As far as the broad phenotypic diversity that is characteristic of the Russian population is concerned, this could be directly connected with the vast habitation areas of Russian people and sharing these territories with other national groups.
Summarizing the above results, we may state that a search for donors for recipients living in other regions is associated with significant difficulties, irrespective of the Register size. However, such a search would be facilitated if the donor and the recipient originate from the same region.


1. When performing a comparative analysis of St. Petersburg and German Registries with other regional Russian Registries, we have revealed certain differences in frequencies of HLA genes and haplotypes (A and B loci).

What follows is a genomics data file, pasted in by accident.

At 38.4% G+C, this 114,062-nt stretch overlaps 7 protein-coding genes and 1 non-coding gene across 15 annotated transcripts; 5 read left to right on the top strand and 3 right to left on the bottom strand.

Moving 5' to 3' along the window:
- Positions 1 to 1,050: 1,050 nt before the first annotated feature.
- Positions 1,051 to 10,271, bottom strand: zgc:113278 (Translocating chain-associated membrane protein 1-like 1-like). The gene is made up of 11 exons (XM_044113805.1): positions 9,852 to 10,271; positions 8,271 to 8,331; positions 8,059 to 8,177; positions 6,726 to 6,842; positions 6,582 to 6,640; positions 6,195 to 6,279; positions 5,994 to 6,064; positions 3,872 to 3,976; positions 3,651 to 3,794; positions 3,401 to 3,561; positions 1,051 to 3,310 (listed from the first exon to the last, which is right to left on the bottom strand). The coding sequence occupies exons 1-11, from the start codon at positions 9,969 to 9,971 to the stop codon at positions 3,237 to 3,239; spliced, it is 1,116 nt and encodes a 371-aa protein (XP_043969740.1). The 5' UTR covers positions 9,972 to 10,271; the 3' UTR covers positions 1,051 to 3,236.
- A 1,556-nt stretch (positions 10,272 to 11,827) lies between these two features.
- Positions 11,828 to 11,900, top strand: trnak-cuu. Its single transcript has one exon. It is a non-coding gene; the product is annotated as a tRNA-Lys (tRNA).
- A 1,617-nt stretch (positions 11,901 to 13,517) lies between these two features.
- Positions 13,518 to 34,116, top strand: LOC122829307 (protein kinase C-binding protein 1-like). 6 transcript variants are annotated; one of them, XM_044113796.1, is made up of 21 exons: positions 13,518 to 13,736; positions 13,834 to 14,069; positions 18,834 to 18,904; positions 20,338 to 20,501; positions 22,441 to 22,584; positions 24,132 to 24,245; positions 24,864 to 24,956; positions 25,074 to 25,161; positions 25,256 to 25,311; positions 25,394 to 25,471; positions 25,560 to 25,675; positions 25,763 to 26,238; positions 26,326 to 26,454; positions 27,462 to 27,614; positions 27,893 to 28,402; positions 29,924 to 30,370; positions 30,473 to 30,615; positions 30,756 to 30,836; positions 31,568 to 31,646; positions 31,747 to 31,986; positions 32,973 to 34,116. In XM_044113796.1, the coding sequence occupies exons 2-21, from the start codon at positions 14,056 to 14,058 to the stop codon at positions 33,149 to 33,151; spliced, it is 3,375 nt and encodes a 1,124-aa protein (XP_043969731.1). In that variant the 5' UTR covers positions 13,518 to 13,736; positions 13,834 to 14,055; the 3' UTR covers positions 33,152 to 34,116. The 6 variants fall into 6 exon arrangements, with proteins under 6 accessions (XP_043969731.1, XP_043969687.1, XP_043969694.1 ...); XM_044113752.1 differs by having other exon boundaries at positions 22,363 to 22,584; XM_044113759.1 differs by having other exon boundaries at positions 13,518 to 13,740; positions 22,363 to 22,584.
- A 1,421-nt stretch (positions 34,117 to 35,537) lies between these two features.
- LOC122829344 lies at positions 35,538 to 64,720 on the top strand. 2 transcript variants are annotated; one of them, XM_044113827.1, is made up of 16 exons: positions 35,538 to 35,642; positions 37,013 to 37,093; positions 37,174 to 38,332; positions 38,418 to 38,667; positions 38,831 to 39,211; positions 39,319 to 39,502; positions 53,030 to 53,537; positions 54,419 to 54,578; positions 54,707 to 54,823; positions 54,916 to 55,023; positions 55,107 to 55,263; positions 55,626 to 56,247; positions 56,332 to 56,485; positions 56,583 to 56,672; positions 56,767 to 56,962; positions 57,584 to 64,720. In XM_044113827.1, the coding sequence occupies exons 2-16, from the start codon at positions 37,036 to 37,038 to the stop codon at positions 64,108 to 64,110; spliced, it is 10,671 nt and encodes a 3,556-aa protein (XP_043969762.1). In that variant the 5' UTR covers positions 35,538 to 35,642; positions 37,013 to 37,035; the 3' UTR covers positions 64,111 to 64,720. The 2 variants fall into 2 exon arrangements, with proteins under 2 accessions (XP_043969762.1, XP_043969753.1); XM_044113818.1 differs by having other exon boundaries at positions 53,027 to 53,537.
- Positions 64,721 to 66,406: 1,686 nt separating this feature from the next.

2. The probability of a successful search for a histocompatible HSC donor is higher for a Registry in the country of recipients’ origin.

3. There is a need for the urgent expansion of the Russian HSC Donor Registry.

4. International cooperation between the Registries is necessary, especially when searching for donors for migrants from abroad.


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Volume 1, Number 1

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doi 10.3205/ctt2008-05-28-001-en
Submitted 04 February 2008
Accepted 20 March 2008
Published 28 May 2008